These are the main resources to consider putting a system in place for resupply.  These system are great to have in place even when there isn't an emergency.  The less dependent on others and the more self-reliant and self-sustaining you are, the less vulnerable you become.  There are other essential components and gear you should also obtain.  Visit my Survival Gear Checklist page.

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Mobile Survival Shelter

Mobile Survival ShelterMobile Survival Shelter

A mobile survival shelter is the 2nd type you need to consider and, in my mind, the one you need to focus on.  The scariest situations will most likely call for your evacuation.  It could be a Wildfire, an approaching Hurricane, rising flood waters, a Tsunami.  Or there are no more resources available in the area around your home shelter and you need to relocate.  Either way, you will be pulled away from your idealistic at home survival shelter that you spent so much time, energy and money retrofitting. 

Your vehicle is a viable solution.  Practice loading your vehicle and organizing it so you know ahead of time, what you'll be able to take with you in the limited space.

 A trailer or motorhome would provide you with more storage space and more flexibility.  Ideally, you can set-up your trailer or motorhome to be dual purpose and be your survival shelter both at home and if you have to evacuate.  Instead of putting your efforts into retrofitting your home, you can incorporate those systems onto a trailer or motorhome and use it as your storage area for your food, water and gear.

Doing that creates a mobile survival shelter with a solar generator, a rain catch / emergency water purification system, food and water storage, and all of your survival gear.  It would contain all of the essential components you need to stay at your home survival shelter indefinitely.  You have the ability now to hook up those essential components to the back of your vehicle and simply drive away from a disastrous situation and know that you had everything you need to take care of your family for an extended about of time.  A lifeline that you can take with you where ever you go. 

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Portable Survival Shelter

Survival Shelter - TentPortable Survival Shelter

It may be that you have no choice but to go on foot and you will only have what you can carry.  You'll need to have a portable survival shelter available, a tent or a tarp.  A tarp is minimal, as it will give you some protection from the elements.  A hikers tent is much better since it's enclosed and will give you protection from the rain, snow, wind, sun, insects and small critters.  A hikers tent is light and compact for ease of strapping to the outside of a backpack.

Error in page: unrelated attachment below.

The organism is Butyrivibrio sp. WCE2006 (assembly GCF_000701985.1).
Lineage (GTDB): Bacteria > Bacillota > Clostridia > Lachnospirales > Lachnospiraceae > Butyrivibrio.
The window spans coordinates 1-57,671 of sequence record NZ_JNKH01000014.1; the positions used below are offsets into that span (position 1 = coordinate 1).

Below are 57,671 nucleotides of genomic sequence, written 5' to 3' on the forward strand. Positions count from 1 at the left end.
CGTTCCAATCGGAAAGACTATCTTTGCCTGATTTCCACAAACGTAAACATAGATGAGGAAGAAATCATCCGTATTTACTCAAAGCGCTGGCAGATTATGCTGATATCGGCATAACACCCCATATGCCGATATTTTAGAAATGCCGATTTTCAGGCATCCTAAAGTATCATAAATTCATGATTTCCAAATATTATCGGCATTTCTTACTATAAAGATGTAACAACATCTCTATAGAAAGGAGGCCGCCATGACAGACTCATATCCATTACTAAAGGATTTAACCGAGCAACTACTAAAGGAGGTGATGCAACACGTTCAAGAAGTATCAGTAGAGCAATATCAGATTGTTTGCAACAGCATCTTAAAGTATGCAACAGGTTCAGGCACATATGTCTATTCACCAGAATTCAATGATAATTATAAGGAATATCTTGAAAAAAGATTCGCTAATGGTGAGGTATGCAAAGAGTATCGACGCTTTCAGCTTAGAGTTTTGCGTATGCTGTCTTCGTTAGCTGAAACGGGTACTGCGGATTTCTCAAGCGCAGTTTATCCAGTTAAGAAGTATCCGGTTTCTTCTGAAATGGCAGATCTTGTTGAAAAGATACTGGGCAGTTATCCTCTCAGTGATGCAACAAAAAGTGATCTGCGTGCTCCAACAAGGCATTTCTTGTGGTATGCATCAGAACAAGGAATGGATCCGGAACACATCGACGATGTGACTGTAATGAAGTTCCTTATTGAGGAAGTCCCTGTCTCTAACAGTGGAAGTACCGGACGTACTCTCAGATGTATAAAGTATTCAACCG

Your backpack will now be your only means for carrying equipment and resources.  A backpack is extremely limited on space and a person can only carry so much weight.  While you'll want to carry some food and water, a majority of the space should be allocated to the equipment that can resupply those resources. i.e. water purifier, fishing gear, gun, etc. 

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Universalize your Gear

Since you have no idea what situation will unfold and what survival shelter type you'll be forced to adapt too, make sure you universalize your survival gear.  Make sure the gear you buy is flexible and can be used no matter what type of survival shelter you are forced into.

i.e. If you are going to buy a water purifier to have at your house, get one that you can take in a mobile shelter and that's also small enough that it will fit in your backpack.  You can't take a bucket of emergency food in your backpack, but some buckets food is individual wrapped so you can take some of it with you.  If you are getting fishing gear, get a telescopic pole you can put in a hard case and slip in the side pocket of a backpack.  If you have a pole that breaks down into 2 long pieces and try to put it on the outside of your pack, it will be broken by the end of the first day.  

Think about your gear and make it as versatile as possible.